Easter Eggs for Readers of The Blackguard

Dear Reader,

Have you ever come across a really good scene and wanted to know where the author got the idea? Have you ever gotten the sense that there’s a symbol or reference you’re missing? I certainly have, which is why I’ve always enjoyed footnotes in books and why I’ve included virtual footnotes in your copy of The Blackguard.

Keep your eyes peeled for little numbers within the text of my book. If you click on these links, your e-reader will take you to relevant commentary, trivia, explanation and meta-critique on this page. While you will not need to follow these links at any point, and indeed, you may wish to ignore them until you’ve finished your first read through, I hope they might enhance your enjoyment of my book should you desire a deeper engagement with Marcus, Zitkala-sa and Enclave.

Thanks for choosing The Blackguard,

Ben Garrido

P.S.

If you’d like to see where The Blackguard came from – my personal experience and philosophy – I’d encourage you to click here. 

Chapter 1

“I walked through …” I read a lot of academic papers. In the case of the paragraphs you’ve just read, I profited from those sorts of articles because they allowed me to illustrate the way money influences perception. I wanted to nail all the little details behind the reasons we judge people as smart, attractive or influential. If you’d like to see where Marcus’ trip up the elevators came from, check out this and this.

Chapter 1

Why do you think the board mixes terms associated with imperialism – primitives, savages – with terms more associated with victimized minorities – lynching, for example – when describing their interactions with Enclave?

Chapter 1

“More disposable …” Marcus is referencing a trope called “men are the disposable gender.” Basically, this is the very common assumption that male suffering and death is less important than the female version. This trope is why, when you watch the evening news, they always single out women and children’s deaths and, if the victims are all men, minimize the tragedy. I think, in the light of how we evolved, this is at least partially reasonable. Do you?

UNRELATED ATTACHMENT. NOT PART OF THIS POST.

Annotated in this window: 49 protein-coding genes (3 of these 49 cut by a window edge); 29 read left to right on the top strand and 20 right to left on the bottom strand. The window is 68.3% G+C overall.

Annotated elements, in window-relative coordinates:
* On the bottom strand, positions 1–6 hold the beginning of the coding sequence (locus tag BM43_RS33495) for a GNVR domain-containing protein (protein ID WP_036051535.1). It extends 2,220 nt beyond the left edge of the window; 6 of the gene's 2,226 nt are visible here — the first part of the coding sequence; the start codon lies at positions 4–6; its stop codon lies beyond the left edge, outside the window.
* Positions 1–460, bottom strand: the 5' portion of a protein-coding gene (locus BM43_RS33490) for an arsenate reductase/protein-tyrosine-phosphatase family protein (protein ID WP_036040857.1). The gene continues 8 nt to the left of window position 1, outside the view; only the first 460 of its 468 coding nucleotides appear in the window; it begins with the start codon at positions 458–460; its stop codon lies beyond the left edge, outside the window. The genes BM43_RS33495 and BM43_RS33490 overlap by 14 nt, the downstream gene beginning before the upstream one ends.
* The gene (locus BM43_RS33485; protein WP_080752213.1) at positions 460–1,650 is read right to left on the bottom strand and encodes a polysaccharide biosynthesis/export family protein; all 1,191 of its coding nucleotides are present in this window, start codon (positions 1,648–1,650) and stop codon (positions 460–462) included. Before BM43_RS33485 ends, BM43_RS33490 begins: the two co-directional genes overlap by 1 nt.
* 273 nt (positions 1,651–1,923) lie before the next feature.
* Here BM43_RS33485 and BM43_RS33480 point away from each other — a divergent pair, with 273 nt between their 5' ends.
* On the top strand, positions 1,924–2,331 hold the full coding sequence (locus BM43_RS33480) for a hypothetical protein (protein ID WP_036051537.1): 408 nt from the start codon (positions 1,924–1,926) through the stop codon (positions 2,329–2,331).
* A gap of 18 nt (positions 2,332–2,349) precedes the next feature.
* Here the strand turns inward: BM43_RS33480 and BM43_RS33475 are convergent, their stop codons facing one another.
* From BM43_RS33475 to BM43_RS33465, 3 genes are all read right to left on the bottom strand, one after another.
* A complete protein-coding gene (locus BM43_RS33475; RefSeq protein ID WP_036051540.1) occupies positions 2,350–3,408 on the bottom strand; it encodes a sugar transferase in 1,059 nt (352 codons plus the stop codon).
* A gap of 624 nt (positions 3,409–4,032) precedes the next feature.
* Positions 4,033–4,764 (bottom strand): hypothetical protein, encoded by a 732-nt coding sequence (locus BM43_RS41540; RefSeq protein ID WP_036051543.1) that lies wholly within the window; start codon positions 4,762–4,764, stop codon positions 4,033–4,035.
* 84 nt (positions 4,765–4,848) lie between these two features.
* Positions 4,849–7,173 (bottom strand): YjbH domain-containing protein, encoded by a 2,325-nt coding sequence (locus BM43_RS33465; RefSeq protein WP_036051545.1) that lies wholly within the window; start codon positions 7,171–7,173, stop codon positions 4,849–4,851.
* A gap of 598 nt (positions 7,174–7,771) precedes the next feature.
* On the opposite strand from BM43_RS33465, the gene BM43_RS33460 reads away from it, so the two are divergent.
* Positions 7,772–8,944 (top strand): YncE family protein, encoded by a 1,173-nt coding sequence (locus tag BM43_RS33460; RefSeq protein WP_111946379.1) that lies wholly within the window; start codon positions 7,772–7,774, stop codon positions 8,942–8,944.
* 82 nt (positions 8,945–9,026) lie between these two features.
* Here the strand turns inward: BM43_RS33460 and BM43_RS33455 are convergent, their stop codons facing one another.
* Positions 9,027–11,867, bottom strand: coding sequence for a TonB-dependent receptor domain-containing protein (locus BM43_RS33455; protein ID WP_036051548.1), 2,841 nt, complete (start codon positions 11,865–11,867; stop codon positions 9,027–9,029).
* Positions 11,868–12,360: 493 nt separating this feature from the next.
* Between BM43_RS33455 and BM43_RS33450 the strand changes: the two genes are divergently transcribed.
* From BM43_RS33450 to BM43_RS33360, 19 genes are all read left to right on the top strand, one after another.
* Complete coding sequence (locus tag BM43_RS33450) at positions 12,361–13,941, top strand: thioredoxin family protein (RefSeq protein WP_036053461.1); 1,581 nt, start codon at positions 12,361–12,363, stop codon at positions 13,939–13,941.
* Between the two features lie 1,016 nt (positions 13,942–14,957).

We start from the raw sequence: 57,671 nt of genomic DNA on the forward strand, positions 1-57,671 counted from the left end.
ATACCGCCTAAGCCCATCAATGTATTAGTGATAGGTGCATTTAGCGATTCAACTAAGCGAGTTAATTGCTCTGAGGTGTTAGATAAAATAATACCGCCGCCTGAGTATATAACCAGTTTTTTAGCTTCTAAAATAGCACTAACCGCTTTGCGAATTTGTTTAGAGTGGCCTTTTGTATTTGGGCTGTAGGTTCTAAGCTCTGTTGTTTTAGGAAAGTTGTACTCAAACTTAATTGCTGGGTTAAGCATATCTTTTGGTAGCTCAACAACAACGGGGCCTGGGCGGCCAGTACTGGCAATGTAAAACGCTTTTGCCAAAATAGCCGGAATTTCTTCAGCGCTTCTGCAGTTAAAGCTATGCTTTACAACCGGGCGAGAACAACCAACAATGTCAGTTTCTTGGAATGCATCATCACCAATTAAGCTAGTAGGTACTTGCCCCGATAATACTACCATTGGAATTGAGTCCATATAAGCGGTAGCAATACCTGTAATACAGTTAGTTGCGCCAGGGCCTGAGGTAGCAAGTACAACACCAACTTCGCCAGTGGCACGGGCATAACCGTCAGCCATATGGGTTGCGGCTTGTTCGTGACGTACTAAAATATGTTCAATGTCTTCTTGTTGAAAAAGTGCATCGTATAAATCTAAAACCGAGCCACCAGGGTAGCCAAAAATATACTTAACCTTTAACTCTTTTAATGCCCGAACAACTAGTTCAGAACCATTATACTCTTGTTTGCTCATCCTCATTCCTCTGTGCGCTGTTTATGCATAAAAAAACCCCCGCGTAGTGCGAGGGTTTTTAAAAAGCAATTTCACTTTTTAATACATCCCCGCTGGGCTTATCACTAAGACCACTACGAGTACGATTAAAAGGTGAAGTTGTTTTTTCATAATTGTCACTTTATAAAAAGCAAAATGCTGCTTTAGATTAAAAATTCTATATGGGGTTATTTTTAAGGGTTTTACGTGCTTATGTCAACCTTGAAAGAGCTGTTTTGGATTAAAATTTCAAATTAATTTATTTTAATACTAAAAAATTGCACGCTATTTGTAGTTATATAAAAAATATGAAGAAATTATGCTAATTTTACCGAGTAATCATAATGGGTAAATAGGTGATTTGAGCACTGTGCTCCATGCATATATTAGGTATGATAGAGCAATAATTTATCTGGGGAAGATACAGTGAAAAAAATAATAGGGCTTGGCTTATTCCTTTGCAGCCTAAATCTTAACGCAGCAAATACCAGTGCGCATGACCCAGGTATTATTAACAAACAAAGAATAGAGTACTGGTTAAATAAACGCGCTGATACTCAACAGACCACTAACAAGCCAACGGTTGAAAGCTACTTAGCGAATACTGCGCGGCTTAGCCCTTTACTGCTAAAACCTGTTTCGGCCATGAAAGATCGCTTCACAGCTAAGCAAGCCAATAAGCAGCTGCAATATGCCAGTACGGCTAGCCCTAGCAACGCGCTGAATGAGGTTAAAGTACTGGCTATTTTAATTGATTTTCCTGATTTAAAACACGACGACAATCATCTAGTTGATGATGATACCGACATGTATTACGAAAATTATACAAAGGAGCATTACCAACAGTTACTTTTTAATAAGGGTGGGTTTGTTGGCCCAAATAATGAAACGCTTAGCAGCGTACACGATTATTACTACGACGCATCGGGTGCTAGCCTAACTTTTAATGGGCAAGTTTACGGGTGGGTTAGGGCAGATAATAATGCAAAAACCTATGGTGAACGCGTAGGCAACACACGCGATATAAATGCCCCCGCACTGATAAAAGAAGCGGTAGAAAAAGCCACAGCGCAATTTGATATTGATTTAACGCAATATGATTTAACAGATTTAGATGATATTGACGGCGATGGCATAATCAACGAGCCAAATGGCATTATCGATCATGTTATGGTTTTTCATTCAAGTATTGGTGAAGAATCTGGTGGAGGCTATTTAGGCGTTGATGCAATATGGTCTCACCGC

Chapter 2

“Okay, time to think about the rustics …” It might be fun to, from this point forward, ask yourself why Marcus is always using meta-cognitive strategies. In other words, why does he think about his thinking so much? What sort of past do you imagine for him? What sorts of experiences taught him these ways to deal with stress?

Chapter 2

“I saw the shotgun shell’s red, plastic sphincter …” It probably isn’t possible to see that much detail down a darkened hole, but I’m too chicken to put my face to the barrel of a loaded shotgun. I expect you can forgive me for this particular research failure.

Chapter 2

“I took the opportunity to sit down in one of the unsteady cottonwood chairs …” Cottonwood is a tree that grows throughout the Great Basin. They grow fast and appear pretty much anywhere there’s water. Cottonwood lumber is very low quality and normally only used for fence posts.

Chapter 2

“… why Chastity had fallen for him in the first place.” Marcus might not understand why, but it could very well be the way so-called “Dark Triad” personality factors work in attraction.

Chapter 2

“ … self-reliance …” You might be interested to learn that self-reliance is “juche” in Korean. 

Chapter 3

“The military did a terrible job …” This idea came from an investigation Frank X. Mullen, one of my journalism school professors, did about a decade ago.

Chapter 3

“Cultural events were pretty thin on the ground …” Why do you think I stole this cultural practice from the Navajo?

Chapter 4

“So I would normally build what’s called a beam bridge …” If you are one of the four people on earth with as much interest in bridge physics as me, this is a fun video.

Chapter 5

“And that, borrowing …” I stole this technique from Benjamin Franklin, who used the exact same trick on a rival politician.

Chapter 6

“Instead Enclave mostly ran on a barter system …” If you are at all interested in economics, I’d recommend you look into this slide show explaining the inefficiencies of barter vs currency. Enclave, you have probably noticed, does a lot of things at less than optimal efficiency in order to stay pure. Are they making good choices?

Chapter 6

“Living in Enclave is special …” Why do you think so many tribes use scarification? How do you think they found enough advantage in marking their skins to overcome the considerable danger of infection?

Chapter 6

“Well, they’ll probably get beaten up …” An interesting way to think of this tradition is to think of it as an affirmation of both “us” and “them” groups in the individual.

Chapter 7

“It’s goddamn sexy …” Beauty, it seems, is almost entirely in the eye of the culture-holder.

Chapter 7